In recent years, there’s been a shift in companies, from simply considering the technical implications of their technology to now acknowledging and attempting to advance solutions that ensure their technologies, including artificial intelligence (AI), act responsibly. And, according to the IBM Institute for Business Value AI Ethics survey that surveyed 1,200 executives in 22 countries across 22 industries, nearly 80 percent of CEOs are prepared to take actions to increase AI accountability. This is up from only 20 percent in 2018. Awareness of the importance of AI ethics is also notably extending throughout the boardroom: 80 percent of respondents in this year’s survey pointed to a non-technical executive as the primary “champion” for AI ethics, compared to 15 percent in 2018.
This is encouraging progress. Yet, much work remains to ensure the benefits of AI support all individuals equally and successfully. Today, roughly 85 percent of businesses feel it is important to address AI ethics, according to the IBV study’s data. However, only 40 percent of consumers say they trust companies to be responsible in developing new AI applications– the same proportion who said they trusted companies in 2018, nearly four years ago.
The benefits of AI continue to grow.
AI has transformative potential. In 2021, “AI augmentation,” defined as the “human-centered partnership model of people and AI working together,” created an estimated $2.9 trillion in business value, according to Gartner, and saved an estimated 6.2 billion hours of worker productivity. As investment and adoption continue to grow, along with the development of no-code or low-code solutions that allow people to customize their own AI without extensive technical, AI will continue to become more accessible and impactful to the masses. AI is capable of augmenting human capacity in numerous areas, from research and analysis to the completion of basic daily tasks like managing our calendar and finances.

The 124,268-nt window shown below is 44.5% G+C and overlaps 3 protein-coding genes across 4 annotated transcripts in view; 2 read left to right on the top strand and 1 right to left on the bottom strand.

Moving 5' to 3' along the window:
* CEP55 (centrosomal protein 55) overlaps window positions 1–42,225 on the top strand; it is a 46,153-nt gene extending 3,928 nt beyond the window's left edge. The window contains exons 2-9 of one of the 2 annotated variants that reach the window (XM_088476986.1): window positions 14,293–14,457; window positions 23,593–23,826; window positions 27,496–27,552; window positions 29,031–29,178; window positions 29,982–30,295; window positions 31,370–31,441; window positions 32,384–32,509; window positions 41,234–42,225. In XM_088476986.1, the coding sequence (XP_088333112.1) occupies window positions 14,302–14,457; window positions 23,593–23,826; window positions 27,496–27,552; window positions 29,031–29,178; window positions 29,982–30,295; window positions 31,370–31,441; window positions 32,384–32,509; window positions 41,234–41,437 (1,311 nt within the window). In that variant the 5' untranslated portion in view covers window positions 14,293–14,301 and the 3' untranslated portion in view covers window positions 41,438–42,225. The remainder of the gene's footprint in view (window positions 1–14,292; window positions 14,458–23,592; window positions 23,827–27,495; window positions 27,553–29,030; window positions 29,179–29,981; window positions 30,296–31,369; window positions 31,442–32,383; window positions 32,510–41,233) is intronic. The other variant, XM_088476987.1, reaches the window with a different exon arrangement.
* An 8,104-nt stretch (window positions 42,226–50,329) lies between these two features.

AI also allows us to think bigger about what’s possible. It took scientists more than 30 years to manually map the 3.1 billion base pairs of the human genome– a critical project needed to understand how to treat complex conditions and preserve human life. Now, through the combination of AI and human intelligence, we can streamline and expedite similar processes and more successfully address the most pressing challenges of today.
And, we have already seen AI unlock significant breakthroughs: Last year, researchers at IBM, Oxford, Cambridge, and the National Physical Laboratory showed how AI-designed antimicrobial peptides interact with computational models of a cellular membrane, a development that could have wide implications for drug discovery.
Ensuring AI is trustworthy is a balancing act– but a worthy one.
While the promises of AI are great, so too are the pitfalls if we don’t ensure it is trustworthy, ie, that it’s fair, explainable, transparent, robust and respectful of our data and insights. The definition of “untrustworthy AI” may be obvious to most: discriminatory, opaque, misused, and otherwise falling short of general expectations of trust. Yet, advancing trustworthy AI can remain challenging considering the pragmatic balancing act sometimes needed: for example, between “explainability”–the ability to understand the rationale behind an AI algorithm’s results—and “robustness”–an algorithm’s accuracy in arriving at an outcome.